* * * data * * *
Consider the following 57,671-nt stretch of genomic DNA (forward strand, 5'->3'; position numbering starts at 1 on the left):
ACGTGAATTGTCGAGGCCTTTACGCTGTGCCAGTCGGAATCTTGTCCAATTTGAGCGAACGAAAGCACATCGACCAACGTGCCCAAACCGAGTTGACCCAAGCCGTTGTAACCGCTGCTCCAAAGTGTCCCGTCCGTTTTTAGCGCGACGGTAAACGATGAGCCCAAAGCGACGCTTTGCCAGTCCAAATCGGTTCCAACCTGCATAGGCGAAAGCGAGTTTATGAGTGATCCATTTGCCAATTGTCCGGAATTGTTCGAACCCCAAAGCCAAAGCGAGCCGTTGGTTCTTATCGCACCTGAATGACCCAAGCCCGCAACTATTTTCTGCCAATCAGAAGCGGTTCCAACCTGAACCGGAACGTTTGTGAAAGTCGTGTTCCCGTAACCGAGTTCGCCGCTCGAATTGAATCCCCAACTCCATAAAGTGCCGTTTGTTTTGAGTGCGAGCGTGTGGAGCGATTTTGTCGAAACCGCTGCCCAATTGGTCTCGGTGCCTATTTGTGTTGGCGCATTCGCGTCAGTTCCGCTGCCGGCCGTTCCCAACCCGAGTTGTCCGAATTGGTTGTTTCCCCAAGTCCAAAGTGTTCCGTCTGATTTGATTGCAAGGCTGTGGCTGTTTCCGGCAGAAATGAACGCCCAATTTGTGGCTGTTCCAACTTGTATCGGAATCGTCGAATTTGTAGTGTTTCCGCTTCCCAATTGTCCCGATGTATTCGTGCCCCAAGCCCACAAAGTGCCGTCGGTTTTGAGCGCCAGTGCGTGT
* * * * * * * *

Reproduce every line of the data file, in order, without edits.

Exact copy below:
Consider the following 57,671-nt stretch of genomic DNA (forward strand, 5'->3'; position numbering starts at 1 on the left):
ACGTGAATTGTCGAGGCCTTTACGCTGTGCCAGTCGGAATCTTGTCCAATTTGAGCGAACGAAAGCACATCGACCAACGTGCCCAAACCGAGTTGACCCAAGCCGTTGTAACCGCTGCTCCAAAGTGTCCCGTCCGTTTTTAGCGCGACGGTAAACGATGAGCCCAAAGCGACGCTTTGCCAGTCCAAATCGGTTCCAACCTGCATAGGCGAAAGCGAGTTTATGAGTGATCCATTTGCCAATTGTCCGGAATTGTTCGAACCCCAAAGCCAAAGCGAGCCGTTGGTTCTTATCGCACCTGAATGACCCAAGCCCGCAACTATTTTCTGCCAATCAGAAGCGGTTCCAACCTGAACCGGAACGTTTGTGAAAGTCGTGTTCCCGTAACCGAGTTCGCCGCTCGAATTGAATCCCCAACTCCATAAAGTGCCGTTTGTTTTGAGTGCGAGCGTGTGGAGCGATTTTGTCGAAACCGCTGCCCAATTGGTCTCGGTGCCTATTTGTGTTGGCGCATTCGCGTCAGTTCCGCTGCCGGCCGTTCCCAACCCGAGTTGTCCGAATTGGTTGTTTCCCCAAGTCCAAAGTGTTCCGTCTGATTTGATTGCAAGGCTGTGGCTGTTTCCGGCAGAAATGAACGCCCAATTTGTGGCTGTTCCAACTTGTATCGGAATCGTCGAATTTGTAGTGTTTCCGCTTCCCAATTGTCCCGATGTATTCGTGCCCCAAGCCCACAAAGTGCCGTCGGTTTTGAGCGCCAGTGCGTGT